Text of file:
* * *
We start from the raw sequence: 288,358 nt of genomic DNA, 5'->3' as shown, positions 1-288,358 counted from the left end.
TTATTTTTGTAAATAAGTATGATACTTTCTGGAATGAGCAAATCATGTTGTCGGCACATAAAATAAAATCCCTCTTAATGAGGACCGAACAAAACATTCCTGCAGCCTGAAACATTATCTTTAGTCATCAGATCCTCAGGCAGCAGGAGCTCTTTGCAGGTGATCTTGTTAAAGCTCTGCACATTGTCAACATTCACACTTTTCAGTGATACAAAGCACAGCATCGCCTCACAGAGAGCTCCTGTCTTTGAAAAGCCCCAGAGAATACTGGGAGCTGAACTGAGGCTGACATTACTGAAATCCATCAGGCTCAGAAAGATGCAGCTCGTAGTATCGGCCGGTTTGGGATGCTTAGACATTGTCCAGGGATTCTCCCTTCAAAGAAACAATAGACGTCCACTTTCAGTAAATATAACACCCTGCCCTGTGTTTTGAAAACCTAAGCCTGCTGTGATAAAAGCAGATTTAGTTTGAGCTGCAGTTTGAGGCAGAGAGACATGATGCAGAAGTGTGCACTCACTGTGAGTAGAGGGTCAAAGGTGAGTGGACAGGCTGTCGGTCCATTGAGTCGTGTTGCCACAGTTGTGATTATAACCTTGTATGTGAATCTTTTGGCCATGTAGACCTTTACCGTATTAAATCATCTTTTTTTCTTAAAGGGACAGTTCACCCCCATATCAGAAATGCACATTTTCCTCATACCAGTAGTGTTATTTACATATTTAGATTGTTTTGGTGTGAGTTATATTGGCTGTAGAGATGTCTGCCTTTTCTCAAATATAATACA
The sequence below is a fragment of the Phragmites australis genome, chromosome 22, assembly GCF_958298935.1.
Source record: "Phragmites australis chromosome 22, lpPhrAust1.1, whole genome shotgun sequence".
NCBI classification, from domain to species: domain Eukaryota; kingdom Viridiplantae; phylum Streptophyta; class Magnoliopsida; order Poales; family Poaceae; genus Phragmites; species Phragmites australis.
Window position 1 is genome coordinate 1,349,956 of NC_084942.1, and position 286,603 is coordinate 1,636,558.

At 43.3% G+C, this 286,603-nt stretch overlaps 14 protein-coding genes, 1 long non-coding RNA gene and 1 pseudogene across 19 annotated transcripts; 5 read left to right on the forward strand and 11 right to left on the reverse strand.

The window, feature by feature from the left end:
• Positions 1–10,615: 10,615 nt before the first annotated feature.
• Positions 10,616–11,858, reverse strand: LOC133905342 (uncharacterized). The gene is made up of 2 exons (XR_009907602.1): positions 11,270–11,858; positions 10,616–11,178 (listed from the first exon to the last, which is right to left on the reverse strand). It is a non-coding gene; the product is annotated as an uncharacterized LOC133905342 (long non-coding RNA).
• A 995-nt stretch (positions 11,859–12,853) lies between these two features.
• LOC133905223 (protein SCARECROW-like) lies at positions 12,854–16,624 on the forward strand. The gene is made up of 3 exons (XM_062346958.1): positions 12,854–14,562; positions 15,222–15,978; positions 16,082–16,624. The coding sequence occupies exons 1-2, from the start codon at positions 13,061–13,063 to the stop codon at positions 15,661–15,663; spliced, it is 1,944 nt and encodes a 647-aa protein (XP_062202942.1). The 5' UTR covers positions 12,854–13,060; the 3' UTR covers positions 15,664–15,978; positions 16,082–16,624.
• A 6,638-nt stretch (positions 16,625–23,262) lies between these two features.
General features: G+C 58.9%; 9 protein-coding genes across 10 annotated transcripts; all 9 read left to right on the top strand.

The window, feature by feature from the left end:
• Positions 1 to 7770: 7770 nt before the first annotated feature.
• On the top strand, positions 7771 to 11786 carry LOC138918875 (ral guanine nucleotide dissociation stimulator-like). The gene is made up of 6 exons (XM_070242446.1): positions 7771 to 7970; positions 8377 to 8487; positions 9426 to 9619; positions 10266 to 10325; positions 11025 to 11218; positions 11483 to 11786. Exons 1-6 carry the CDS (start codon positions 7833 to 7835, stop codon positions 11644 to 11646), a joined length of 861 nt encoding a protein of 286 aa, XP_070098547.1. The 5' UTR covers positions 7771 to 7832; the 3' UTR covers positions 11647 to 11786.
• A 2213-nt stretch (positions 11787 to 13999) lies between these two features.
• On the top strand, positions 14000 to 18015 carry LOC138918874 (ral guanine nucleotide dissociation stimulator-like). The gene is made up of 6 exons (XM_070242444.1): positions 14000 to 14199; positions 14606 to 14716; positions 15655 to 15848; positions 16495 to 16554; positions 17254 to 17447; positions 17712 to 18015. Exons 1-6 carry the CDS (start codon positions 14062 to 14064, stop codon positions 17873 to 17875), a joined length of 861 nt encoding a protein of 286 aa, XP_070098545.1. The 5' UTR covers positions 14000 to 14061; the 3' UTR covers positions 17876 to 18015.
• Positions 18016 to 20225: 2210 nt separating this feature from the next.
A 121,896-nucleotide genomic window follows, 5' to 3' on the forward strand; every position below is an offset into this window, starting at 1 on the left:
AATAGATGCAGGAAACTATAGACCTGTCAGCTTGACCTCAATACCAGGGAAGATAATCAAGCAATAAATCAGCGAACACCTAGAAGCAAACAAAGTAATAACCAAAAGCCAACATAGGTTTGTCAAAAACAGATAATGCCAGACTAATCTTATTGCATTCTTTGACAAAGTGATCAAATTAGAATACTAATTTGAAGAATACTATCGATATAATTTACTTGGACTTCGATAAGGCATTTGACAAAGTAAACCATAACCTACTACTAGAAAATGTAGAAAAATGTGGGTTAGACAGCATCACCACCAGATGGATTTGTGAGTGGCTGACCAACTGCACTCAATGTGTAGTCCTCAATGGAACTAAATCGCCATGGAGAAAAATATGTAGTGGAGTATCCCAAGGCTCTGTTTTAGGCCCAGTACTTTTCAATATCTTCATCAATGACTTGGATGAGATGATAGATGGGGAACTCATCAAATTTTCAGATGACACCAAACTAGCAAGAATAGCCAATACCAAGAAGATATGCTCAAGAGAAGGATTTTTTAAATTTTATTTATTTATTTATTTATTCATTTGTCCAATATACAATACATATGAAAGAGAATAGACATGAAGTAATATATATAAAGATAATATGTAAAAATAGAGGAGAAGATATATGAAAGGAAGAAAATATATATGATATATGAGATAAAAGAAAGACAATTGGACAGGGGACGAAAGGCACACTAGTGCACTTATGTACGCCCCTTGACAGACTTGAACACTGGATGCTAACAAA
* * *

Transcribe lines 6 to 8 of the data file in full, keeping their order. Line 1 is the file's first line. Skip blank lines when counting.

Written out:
Window position 1 is genome coordinate 1,349,956 of NC_084942.1, and position 286,603 is coordinate 1,636,558.

At 43.3% G+C, this 286,603-nt stretch overlaps 14 protein-coding genes, 1 long non-coding RNA gene and 1 pseudogene across 19 annotated transcripts; 5 read left to right on the forward strand and 11 right to left on the reverse strand.

The window, feature by feature from the left end: